How to Survive the Morning After a Bad Review

Layne Mosler
5 min readJun 6, 2015

Imagine your first book is about to be published. Imagine you’ve spent the past three (or four, or ten) years pouring your soul into a manuscript you know isn’t perfect but is the very best you can produce right now. Imagine the story you’ve written is your own story, or at least the most interesting parts of it, which you hope will strike a chord, or make someone laugh, or inspire a person to reconsider what it is they’re passionate about.

Imagine coming home one night, six weeks or so before publication day, no longer able to tame your curiosity about what the critics are saying so far. Your anxiousness trumps your willpower (which was, admittedly, flimsy to begin with). To hell with your vow not to read your reviews. You type your name and your book’s title in the Google search box.

What comes up is devastating — far beyond the powers of a lukewarm write-up on Amazon or Goodreads: a review from one of the most powerful journals in publishing, essentially panning your book. You read the first few sentences, disbelieving, hoping the tide will turn, that the reviewer will change his mind by the time he reaches the end of his assessment. But he doesn’t. Fear quickens your pulse. Despair creeps into your stomach. Your first thought: I’m ruined. Your next thought: where did I go wrong? Your next next thought: I can’t write.

You stay up for hours, drinking whiskey, staring at the computer screen, re-reading the review until it’s embedded in your memory, trying, and failing, to find something constructive in the critique. For some reason, the reviewer doesn’t bother with examples to back up his claims — his words have the ring of a person plucking a dirty rag off the floor and tossing it in the trash as quickly as possible.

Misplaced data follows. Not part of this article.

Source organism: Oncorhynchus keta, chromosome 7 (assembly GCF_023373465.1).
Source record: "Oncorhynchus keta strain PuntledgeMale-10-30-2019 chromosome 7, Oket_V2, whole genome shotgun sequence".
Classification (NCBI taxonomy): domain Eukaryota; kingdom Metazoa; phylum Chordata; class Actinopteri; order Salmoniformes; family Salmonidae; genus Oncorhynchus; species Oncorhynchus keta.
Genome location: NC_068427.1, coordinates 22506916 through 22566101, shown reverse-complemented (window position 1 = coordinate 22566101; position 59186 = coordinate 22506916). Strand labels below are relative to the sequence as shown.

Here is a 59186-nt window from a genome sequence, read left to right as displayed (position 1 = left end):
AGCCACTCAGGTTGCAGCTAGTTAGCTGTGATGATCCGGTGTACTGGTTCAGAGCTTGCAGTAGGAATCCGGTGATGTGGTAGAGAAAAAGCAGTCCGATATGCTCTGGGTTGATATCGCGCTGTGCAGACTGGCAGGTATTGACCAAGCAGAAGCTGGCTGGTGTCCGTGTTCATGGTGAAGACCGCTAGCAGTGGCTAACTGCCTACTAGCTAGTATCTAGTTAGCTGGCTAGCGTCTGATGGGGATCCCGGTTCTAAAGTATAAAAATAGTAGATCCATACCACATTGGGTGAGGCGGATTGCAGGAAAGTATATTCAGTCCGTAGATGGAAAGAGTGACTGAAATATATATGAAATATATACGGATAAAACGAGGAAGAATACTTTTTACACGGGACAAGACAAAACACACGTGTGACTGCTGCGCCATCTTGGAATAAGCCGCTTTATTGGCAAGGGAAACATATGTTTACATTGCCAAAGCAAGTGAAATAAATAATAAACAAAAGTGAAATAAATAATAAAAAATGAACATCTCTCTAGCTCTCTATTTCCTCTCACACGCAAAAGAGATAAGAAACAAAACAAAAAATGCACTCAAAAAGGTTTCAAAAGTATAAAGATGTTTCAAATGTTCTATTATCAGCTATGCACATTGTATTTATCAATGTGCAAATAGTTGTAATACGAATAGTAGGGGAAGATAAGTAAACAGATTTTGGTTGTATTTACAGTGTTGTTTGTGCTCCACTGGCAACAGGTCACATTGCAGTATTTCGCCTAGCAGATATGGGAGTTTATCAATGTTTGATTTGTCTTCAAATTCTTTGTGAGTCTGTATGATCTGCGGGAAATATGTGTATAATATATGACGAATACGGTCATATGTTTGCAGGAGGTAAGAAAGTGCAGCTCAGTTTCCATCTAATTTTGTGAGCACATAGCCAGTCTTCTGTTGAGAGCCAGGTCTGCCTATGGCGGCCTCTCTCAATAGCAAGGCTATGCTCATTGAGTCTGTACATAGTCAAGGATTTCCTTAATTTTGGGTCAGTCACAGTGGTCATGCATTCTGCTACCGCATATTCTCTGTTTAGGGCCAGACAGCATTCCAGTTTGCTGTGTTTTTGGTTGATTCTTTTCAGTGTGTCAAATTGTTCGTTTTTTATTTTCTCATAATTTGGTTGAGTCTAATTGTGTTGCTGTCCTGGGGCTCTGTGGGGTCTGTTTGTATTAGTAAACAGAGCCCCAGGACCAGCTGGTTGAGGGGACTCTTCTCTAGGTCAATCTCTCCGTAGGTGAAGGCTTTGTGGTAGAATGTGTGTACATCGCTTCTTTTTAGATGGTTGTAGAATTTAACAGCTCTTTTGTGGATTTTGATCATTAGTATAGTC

The Morning After

Waking up the next day, you discover, along with your headache, a certain amount of rage and frustration mixed up with your despair. You’re powerless. You can’t respond to your critic. You can’t defend your work, as it doesn’t belong to you anymore. Aside from spiking your coffee, there’s nothing you can do. Or is there?

Couldn’t you decide not to read the reviews from now on? Ignoring the critics would certainly be easier on your soul, not to mention preserving your artistic integrity in the long run. After all, positive reviews can be dangerous, too, making you self-conscious about what you do well, possibly compromising its purity and/or your growth as a writer. Say, for example, someone says you’re great at dialog. You might lean too heavily on dialog in the stories you write later, out of insecurity or out of laziness, because X said you can write dialog so why not stick with what you’re great at?

But what if, being a new writer, or a writer who’s new to the game, you don’t have the willpower to ignore your reviews?

Then you have to figure out a way to brace yourself for the consequences. You have to prepare to be misread, misunderstood, hated, ridiculed, and/or dismissed. As my friend Karen (wisely) put it, the critiques can’t all be positive. You can’t control how people read your book, what they’re bringing to it, or what they’ll take away from it.